Hypoxia causes impaired brain and organ functions, which results in a reduction in mental capacity and potentially life-threatening errors in the cockpit.
Hypoxia is defined as a lack of oxygen in the body. The FAA recognizes four types of hypoxia:
Hypoxic hypoxia is caused by a reduction in the partial pressure of oxygen. Hypoxic hypoxia is the most likely type of hypoxia to be encountered while in flight and can begin to occur at altitudes as low as 5,000ft.
As an aircraft climbs the outside atmospheric pressure decreases resulting in a lower atmospheric pressure. Lower atmospheric pressure results in a decreased amount of air molecules in any given space. However, the ratio of oxygen to other gases, 21%, remains the same.
This causes pilots and passengers to experience a state of oxygen deprivation with less oxygen available for normal functions.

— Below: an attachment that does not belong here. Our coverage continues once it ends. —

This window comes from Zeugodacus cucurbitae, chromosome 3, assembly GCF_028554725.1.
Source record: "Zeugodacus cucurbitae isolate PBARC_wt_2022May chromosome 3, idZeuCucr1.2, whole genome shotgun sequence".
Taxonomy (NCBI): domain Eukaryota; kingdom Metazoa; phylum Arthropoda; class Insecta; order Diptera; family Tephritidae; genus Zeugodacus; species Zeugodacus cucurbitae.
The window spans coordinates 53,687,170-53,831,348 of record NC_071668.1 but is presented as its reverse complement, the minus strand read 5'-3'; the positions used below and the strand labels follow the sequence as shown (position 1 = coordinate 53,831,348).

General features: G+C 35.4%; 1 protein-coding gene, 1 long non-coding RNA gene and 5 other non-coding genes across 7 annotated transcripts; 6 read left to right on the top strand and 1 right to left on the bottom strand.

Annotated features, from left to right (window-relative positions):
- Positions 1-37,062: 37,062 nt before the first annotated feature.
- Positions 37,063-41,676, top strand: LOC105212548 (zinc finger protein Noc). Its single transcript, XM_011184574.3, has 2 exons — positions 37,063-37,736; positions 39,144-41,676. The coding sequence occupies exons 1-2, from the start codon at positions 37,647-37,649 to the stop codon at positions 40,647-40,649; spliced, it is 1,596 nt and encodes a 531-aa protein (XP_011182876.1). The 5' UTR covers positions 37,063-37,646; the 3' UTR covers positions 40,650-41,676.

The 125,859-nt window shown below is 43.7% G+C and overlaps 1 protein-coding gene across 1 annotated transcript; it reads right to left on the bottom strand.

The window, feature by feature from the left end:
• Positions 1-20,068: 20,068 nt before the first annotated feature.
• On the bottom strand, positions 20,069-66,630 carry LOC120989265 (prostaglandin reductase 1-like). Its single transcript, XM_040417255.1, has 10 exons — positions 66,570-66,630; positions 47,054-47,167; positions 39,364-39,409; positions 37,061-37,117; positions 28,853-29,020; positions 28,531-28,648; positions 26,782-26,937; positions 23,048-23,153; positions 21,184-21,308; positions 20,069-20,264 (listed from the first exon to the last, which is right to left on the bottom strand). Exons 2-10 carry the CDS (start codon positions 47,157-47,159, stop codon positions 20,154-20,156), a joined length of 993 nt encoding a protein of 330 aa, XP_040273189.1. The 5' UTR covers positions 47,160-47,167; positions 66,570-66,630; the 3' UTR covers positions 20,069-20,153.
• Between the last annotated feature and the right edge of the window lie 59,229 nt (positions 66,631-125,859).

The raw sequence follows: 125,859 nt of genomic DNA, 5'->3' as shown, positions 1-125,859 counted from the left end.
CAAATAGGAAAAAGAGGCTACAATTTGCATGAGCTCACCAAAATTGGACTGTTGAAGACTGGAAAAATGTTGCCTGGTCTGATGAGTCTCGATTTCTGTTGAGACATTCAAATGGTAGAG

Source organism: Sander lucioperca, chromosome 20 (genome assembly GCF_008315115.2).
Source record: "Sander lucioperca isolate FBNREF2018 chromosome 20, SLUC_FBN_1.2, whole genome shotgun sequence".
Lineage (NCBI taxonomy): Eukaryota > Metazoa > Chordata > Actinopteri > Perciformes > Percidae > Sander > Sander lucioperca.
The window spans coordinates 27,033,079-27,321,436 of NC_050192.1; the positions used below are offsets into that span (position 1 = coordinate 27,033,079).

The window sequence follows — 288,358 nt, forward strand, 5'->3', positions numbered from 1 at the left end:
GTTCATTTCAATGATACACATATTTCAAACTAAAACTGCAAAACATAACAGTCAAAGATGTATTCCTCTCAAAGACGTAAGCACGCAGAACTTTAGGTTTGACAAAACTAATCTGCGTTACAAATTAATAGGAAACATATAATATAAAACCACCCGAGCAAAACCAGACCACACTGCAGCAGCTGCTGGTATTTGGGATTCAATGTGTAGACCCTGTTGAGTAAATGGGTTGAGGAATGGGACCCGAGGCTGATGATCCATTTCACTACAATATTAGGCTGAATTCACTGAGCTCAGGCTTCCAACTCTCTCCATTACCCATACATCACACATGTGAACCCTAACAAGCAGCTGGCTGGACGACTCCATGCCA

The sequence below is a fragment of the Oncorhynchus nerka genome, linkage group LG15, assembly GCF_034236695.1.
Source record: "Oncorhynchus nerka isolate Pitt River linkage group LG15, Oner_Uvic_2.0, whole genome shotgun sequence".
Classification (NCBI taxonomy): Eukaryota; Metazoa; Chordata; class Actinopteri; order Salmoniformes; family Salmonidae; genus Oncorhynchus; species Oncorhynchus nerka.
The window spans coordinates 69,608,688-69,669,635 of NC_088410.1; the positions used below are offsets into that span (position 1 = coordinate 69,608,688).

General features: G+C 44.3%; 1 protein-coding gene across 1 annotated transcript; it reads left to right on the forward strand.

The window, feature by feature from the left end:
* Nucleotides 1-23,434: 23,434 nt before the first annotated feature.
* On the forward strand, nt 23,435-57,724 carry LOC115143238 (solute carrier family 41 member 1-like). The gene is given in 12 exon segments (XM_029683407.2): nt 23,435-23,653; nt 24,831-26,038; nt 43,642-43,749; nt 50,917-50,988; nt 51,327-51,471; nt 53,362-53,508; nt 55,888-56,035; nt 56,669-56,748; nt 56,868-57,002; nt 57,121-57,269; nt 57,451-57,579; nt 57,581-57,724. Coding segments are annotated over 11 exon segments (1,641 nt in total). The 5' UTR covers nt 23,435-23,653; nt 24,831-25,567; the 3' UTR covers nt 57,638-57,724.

Hypoxic hypoxia can also be caused by blocked airways, drowning, and blood loss.
Hypemic hypoxia occurs when the blood in the body cannot bind to, and transport, oxygen to cells in the body. A failure in the blood causes hypemic hypoxia, not a lack of oxygen.
In the flight environment, hypemic hypoxia is most likely to occur due to carbon monoxide.
Carbon monoxide, undetectable by humans and produced by combustion engines, can bind to blood 200 times more easily than oxygen. As a result, blood will bind to carbon monoxide and not oxygen if given the choice.
Stagnant hypoxia is caused by oxygen-rich blood being unable to travel to parts of the body that require. Similar to hypemic hypoxia, stagnant hypoxia is not caused by a lack of oxygen.
A great example of stagnant hypoxia is g-LOC. g-LOC, or G-force induced loss of consciousness, describes a loss of consciousness from excessive and sustained g-forces draining and pulling blood away from the brain.
Other causes of stagnant hypoxia can include frostbite, heart issues, and blood clots.
Histotoxic hypoxia is caused by a reduction in the efficiency of the body's cells. With histotoxic hypoxia, oxygen is being transported to the body's cells; however, the cells cannot use it.
Histotoxic, meaning poisoned cells, can be caused by alcohol, drugs, and other narcotics. Research has shown that the human body will perform as if it was 2000ft higher than it is for every ounce of alcohol consumed.